|Dates: 23 July-8 August Time in Tokyo: BST +8|
|Coverage: Watch live on BBC TV, BBC iPlayer, BBC Red Button and online; Listen on BBC Radio 5 Live, Sports Extra and Sounds; live text and video clips on BBC Sport website and app.|
Kirani James knows an Olympic gold doesn't just change a life. It can do much more than that.
"It had a ripple effect on my home country," he tells BBC Sport. "It gave Grenada more recognition. People were looking up where Grenada is and finding out more about it, it was a boost in tourism and things like that.
"It was a change, but not just for me."
James got the first inkling when he emerged through the doors of Maurice Bishop airport on a warm August evening. Then 19, he already had a street named after him in the island's capital St George following his world 400m win a year before.
But his London 2012 win, Grenada's first Olympic medal of any colour, was of a different magnitude.
James emerged from the arrivals hall with a sheepish smile. In front of him a sea of faces, flags and a booming public address system announcing the homecoming of 'King James'. The prime minister had already announced a public holiday in his honour.
Four years later, Grenada had its second Olympic medal. And so did James, as he took silver behind world record-setting Wayde van Niekerk in Rio.
The build-up to Tokyo though has been the longest, hardest Olympic campaign yet for the 28-year-old.
Eight months after Rio, James finished sixth in a high-profile American college event. His time was more than two seconds slower than the meeting record he had set the year before.
In fact, it was his slowest time in a 400m final since he was 16.
"You push your body through a lot of things as an athlete," he remembers.
"Sometimes you feel a little more fatigued than usual, that happens.
"I didn't notice but I was losing weight as well, feeling hungry, wasn't sleeping as I should.
"Even then I was able to go through it, but when competition comes, it is a whole different experience."
His time, defeat and slow recovery convinced him to have blood tests.
The results revealed he had Graves' disease, an auto-immune condition leading to an over-active thyroid and an over-tired athlete.
He spent more than a year out of the sport after his diagnosis, tweaking medication and getting advice on how to manage the condition alongside his training workload.
One of those, he turned to was Gail Devers. Devers suffered more severely with Graves' disease. Her skin peeled, hair shedded and, at one point, she feared she would lose her feet after a blister turned septic.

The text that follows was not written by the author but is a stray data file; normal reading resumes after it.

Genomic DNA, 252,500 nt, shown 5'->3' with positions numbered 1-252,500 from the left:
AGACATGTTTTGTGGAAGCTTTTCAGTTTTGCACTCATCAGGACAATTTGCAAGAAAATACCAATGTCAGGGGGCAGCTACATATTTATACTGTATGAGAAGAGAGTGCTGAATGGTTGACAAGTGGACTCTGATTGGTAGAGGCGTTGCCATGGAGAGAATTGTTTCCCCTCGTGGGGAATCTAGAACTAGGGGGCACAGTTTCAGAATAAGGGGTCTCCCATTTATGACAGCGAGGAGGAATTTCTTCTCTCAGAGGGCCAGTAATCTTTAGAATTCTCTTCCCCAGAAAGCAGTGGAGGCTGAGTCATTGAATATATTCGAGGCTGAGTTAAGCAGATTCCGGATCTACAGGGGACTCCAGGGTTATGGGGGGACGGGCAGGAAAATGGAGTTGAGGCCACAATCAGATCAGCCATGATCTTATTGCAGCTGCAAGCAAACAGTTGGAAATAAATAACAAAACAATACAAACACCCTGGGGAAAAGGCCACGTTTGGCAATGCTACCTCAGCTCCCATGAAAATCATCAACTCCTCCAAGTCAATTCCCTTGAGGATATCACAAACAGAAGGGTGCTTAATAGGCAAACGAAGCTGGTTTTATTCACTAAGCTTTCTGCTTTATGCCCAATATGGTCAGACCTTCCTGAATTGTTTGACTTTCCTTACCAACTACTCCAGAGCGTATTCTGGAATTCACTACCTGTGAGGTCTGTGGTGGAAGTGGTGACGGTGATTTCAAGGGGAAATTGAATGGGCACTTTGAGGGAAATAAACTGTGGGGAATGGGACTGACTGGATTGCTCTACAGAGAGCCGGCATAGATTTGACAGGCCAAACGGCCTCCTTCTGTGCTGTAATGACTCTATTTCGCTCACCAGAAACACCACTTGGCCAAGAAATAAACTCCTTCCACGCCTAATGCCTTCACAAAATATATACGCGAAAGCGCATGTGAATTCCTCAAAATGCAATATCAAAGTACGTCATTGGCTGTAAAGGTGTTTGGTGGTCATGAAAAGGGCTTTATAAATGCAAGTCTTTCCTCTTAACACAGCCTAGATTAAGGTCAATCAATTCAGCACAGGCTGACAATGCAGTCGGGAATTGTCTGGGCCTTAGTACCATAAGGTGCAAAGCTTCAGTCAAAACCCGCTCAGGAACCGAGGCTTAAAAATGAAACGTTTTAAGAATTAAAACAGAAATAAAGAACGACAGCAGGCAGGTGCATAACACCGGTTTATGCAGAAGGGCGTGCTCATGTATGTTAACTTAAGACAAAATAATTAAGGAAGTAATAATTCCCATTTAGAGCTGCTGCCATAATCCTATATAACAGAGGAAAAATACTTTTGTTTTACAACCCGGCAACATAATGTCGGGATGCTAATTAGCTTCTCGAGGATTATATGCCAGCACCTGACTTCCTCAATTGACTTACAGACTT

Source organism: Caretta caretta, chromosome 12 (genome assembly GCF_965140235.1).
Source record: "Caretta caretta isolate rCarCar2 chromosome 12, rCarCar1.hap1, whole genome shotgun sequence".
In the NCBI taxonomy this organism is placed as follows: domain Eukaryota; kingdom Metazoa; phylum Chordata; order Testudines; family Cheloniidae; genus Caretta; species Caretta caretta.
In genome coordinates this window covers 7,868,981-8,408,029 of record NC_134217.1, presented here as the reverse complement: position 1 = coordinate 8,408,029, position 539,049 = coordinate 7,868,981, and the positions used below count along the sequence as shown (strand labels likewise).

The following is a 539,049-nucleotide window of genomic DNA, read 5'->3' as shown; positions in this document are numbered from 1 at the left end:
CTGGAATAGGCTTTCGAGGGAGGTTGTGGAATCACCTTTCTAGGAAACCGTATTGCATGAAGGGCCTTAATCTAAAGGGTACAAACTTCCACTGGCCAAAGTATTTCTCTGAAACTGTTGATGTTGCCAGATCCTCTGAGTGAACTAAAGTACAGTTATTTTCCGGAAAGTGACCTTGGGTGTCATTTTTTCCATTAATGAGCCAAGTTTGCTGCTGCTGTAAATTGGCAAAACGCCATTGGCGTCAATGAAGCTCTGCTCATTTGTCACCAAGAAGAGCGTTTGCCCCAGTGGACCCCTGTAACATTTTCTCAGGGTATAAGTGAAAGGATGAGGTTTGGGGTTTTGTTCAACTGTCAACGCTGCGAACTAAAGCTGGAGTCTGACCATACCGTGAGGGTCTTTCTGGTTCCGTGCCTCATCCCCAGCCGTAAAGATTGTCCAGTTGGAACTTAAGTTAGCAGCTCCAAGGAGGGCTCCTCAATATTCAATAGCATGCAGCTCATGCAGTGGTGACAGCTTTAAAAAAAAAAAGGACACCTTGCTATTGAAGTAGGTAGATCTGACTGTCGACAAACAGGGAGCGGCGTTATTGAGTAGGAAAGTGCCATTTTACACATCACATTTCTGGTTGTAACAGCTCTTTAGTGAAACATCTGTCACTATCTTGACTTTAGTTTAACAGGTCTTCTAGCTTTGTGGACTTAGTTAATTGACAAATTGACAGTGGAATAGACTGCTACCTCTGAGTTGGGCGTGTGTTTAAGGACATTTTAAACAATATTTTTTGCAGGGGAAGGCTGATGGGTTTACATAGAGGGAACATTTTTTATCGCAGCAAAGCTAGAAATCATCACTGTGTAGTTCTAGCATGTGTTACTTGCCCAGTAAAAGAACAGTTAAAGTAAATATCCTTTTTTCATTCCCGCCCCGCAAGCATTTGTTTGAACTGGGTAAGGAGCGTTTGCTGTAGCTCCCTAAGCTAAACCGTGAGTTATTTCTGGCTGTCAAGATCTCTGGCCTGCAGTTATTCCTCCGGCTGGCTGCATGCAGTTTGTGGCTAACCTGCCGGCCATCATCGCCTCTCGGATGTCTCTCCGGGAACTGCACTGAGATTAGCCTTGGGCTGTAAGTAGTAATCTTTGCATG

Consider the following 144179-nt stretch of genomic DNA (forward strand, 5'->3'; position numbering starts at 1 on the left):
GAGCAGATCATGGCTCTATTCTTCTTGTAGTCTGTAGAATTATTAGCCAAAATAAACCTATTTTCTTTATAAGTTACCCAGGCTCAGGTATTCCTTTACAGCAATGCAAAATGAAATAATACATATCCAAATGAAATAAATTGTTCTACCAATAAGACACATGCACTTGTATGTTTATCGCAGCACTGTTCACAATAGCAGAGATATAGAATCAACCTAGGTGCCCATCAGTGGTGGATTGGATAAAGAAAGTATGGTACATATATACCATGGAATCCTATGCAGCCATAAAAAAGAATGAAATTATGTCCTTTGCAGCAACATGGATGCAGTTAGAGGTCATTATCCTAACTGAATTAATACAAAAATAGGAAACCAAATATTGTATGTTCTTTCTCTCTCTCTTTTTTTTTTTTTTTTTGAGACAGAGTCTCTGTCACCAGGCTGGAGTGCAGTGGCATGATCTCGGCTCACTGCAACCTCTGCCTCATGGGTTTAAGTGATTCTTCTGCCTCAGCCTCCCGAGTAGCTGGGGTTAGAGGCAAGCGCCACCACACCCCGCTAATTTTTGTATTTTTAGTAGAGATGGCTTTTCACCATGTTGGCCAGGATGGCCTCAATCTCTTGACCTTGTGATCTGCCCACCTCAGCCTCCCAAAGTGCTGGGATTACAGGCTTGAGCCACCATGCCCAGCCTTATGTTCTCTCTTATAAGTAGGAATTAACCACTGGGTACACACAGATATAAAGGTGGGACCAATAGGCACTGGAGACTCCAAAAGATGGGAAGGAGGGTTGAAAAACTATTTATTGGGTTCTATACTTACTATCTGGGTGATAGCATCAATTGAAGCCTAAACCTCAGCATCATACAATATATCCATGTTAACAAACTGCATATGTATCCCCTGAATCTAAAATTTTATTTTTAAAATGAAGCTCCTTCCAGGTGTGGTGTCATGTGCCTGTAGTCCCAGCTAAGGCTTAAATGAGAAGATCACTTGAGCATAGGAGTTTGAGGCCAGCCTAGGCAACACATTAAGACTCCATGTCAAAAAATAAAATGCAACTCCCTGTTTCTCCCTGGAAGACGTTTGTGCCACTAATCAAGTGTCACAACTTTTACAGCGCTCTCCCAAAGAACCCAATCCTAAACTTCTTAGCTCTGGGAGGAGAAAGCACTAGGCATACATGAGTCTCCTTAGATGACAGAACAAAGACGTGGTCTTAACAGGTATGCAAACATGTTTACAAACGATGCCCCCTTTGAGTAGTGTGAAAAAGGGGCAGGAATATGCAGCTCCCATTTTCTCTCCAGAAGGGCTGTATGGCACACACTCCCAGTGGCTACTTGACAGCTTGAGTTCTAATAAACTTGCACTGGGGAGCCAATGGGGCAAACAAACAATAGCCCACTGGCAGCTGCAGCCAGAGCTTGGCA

However the American recovered to win 100m gold at Barcelona 1992 and Atlanta 1996, competing across five Olympic Games in total.
"I have spoken to her the phone one time to relate my experience," James says.
"I am looking forward to sitting down at some point, and talking in more detail about it and if there is another young athlete who has that same experience I would be more than happy to talk to them too."
Treatment has moved on. Devers had to drink radioactive iodine solution in an attempt to kill off the gland. James instead takes daily tablets, precisely cut into fractions to adjust his hormone level back into a normal range.
But their recovery took similarly long. Two and a half years, but only six races, since diagnosis, James came fifth in the World Championships in Doha in 2019.
On Monday, he was the fastest man into Thursday's Tokyo Olympic final (13:00 BST).
"It would be perfect to get a third," he says, on the prospect of another Olympic medal.
"But I have a different perspective now to before. It is a privilege to be in the sport and be doing something I am good at and love.
"I am just going to try and enjoy it as much as I can, to have that kind of feeling of representing my country, the relationship with fellow competitors... that is what's important.
"Sports always brings everyone together regardless of where you are from and what you have been through. There is that kind of commonality."
And whatever happens, whatever the reception, James will return to Gouyave, his small fishing hometown, as a hero.
Covid restrictions and difficulties have kept James, based in Arizona, away since December 2019.
"People there have known me since I was a child," he says. "I am like an extension of their family.
"Sometimes they want to express their pride and excitement but most of the time it is calm and we sit about and talk.
"It replenishes me going back home.
"Things slow down and you can take everything in. It is like a pilgrimage, you go back and see everyone and your roots. It helps keep me grounded and focused on the right things.
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